Saturday, September 11, 2010

It Aint Cooking If You Don't Use Golden Syrup

Cooking has become an integral part of my life. 

When I was a kid, I was pretty lucky and managed to escape most of my childhood without having to cook a meal for anyone. My mother was always a great cook, but this never seemed to transfer into my own skills base.

At university I survived on a diet consisting mostly of mince, pasta and sauce. The juniors at McDonalds knew me by name, and once (embarrassingly enough) a Donut King attendant once commented on how 'my kids would love these donuts' - surely because one single female could never possibly consume all of those donuts on her own... mmmm donuts!

When I scored my first real teaching post, I had a flat mate who was a spectacular cook, and I managed to pick up a few handy tips from her on healthy eating and quick, easy meals that were also fairly impressive to look at. This was around the same time I met my hubby. It is little wonder he was blown away by my fantastic culinary skills. I was still learning, and there were many years that lay ahead of me before I would grow tired of exploring these new kitchen talents.

Three children later, I consider myself something of a cook. I have a whole cupboard full of cooks books that I like to experiment with, but the reality is that most of the time I rely on a few favourites that I can do blindfolded with one hand tied behind my back. Every now and then I try something new and exciting. But in all honesty, hubby is a back to basics man. If it doesn't have meat in it, it's not a real meal. Most of the meals I cook are either a mix of carbs and veges, or carbs and meat. Or a combination of the above.

I've never felt like an authentic farmers wife. I have never been much of a baker as such. I don't regularly have 'smoko' ready on the table for when hubby walks in, hungry. I try. Really I do.

And then a few months ago, a good friend of mine introduced me to "The Country Table". This cook book is the mother of all country cook books. It's the back-to-basics, cook your way into hubby's heart cook book, and it has done amazing things for my hubby's renewed faith in my cooking abilities! And the comfort food has not gone unnoticed on my waist either let me tell you! But let me also add, that every bite, every taste, every mouthful, was worth it!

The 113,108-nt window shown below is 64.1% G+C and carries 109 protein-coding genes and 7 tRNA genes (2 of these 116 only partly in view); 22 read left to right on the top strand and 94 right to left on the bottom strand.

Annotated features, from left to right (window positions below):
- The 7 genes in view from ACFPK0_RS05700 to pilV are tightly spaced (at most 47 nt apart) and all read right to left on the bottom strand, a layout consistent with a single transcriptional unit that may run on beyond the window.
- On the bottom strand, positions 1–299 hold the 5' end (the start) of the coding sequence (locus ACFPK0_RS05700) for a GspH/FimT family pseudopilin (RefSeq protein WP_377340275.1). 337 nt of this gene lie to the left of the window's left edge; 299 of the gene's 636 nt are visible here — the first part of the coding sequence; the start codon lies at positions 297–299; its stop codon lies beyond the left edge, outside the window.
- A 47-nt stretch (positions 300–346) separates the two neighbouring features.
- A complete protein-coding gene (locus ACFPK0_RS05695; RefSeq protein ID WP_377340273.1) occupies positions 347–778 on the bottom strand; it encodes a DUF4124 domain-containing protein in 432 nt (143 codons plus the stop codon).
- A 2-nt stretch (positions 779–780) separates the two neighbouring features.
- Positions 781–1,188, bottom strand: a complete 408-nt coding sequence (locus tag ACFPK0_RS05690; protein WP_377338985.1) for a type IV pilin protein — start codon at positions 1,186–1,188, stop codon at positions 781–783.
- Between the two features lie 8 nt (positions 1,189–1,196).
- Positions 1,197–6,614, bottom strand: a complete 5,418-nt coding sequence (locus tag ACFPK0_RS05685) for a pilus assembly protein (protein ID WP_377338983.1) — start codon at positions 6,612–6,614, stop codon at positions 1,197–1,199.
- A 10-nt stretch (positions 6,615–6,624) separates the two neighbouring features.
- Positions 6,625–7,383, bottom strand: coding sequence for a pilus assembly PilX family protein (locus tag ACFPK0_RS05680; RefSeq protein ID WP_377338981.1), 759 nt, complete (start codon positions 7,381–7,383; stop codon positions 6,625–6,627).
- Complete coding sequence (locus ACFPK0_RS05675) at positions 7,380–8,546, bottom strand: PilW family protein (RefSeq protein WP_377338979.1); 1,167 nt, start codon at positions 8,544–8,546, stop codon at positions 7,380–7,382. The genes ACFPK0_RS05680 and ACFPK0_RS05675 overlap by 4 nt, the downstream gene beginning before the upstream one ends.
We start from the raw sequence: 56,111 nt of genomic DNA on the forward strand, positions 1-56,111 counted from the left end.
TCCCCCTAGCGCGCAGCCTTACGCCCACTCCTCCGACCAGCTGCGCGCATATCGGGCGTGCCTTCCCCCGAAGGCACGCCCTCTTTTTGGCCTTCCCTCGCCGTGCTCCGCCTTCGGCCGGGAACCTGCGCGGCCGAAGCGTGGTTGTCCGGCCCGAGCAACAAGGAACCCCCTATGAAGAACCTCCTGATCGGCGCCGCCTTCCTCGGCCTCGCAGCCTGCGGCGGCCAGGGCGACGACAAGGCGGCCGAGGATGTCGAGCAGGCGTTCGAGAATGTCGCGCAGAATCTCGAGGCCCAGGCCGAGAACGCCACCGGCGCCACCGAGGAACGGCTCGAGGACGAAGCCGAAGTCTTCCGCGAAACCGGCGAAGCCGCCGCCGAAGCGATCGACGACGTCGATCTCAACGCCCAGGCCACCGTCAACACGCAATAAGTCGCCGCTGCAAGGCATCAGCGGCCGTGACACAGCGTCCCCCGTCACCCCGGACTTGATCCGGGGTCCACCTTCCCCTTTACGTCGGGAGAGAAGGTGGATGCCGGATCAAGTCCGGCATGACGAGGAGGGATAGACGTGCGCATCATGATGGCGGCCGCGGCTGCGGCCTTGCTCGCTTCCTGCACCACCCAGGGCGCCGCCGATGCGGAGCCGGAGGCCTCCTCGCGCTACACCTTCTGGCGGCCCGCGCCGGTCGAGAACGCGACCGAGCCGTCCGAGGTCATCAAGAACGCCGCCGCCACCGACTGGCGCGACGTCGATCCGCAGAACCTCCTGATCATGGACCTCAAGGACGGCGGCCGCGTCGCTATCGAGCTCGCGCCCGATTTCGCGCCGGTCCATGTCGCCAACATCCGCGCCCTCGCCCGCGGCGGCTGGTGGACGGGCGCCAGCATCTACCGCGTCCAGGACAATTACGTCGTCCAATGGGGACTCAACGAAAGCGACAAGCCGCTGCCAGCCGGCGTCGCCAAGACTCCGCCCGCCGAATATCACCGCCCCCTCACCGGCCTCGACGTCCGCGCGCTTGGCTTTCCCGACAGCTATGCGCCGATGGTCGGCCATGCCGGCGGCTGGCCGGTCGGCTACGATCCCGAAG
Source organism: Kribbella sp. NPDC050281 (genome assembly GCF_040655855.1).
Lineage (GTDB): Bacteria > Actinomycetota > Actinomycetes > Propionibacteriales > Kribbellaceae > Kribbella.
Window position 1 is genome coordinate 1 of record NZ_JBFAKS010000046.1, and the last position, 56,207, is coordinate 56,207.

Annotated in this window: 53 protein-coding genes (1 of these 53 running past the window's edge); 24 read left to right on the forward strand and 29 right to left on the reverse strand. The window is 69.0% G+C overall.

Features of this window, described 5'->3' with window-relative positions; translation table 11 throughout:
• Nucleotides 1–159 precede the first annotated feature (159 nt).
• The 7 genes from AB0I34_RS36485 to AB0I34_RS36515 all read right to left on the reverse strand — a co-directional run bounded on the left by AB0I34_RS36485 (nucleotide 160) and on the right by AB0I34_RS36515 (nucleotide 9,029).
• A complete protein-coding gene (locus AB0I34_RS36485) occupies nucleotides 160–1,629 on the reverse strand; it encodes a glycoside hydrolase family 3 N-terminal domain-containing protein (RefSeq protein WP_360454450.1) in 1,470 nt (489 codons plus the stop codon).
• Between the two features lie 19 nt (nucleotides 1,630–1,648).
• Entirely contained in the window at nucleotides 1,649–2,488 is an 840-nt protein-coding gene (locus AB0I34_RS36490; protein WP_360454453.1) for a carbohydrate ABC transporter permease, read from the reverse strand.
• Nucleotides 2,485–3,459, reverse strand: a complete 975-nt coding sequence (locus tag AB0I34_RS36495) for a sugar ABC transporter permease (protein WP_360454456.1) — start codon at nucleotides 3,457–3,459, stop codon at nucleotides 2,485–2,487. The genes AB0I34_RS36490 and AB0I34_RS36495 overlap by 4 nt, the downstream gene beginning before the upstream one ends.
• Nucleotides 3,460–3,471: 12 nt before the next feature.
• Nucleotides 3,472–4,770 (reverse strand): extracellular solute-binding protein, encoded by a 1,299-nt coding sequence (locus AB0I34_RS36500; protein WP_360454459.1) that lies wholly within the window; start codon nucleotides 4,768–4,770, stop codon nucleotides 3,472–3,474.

This cook book taught me that if you don't use golden syrup, then you aren't really baking! (Well not really, but it seems that anything truly delicious seems to include lashings of golden syrup!) It also taught me that we are all capable of unleashing our inner Martha Stewart! 

One of my favourite 'special treat' recipes (not in the cook book mentioned above) is the well known American Red Velvet Cake. And this picture does it no justice! This cake is so good you can only eat it on very special occasions. You just know something this good has GOT to be bad for you. Bad, but delicious!

The other thing about honing my skills as a domestic goddess, is that I am becoming more adept at 'knowing my meats'. And by meat, I mean beef and lamb. At the moment we have 3 inside freezers switched on. We also have a cold room out in the shed. Our freezers are currently brimful of every cut of beef or lamb you can imagine. I consider myself extremely lucky. The cost of meat these days at a supermarket is enough to scare the socks off any self-respecting carnivore! So don't think I don't feel guilty when hubby and I have a conversation like this...

Me: "CP, what do you want for dinner?"
CP: "I don't know... what do we have?"
Me: (Staring into all 3 freezers) "Ummmm... nothing."
CP: "Nothing? I thought we had some roasts?"
Me: "I'm sick of roast!"

And yes... I feel guilty. 

We eat so much roast that I can honestly admit that it's starting to affect my culinary skills. And my waist line. I am, of course, completely grateful for the fact that we eat lots of red meat and we eat well. But it certainly explains my excitement at our recent acquisition of 10 chickens...

1 comment:

  1. Jessie, at a social function recently I dived in to carve the meat. A young woman commented, "Look at Pauline carving. Are you a chef, Pauline?" I thought that was a great joke but I have to admit I do know how to carve a roast. If I wanted to fill in some time I could probably calculate how many hundreds of roasts I carved on the farm. Don't feel guilty. Give thanks. And that cake looks delicious. Does Justine have the recipe?


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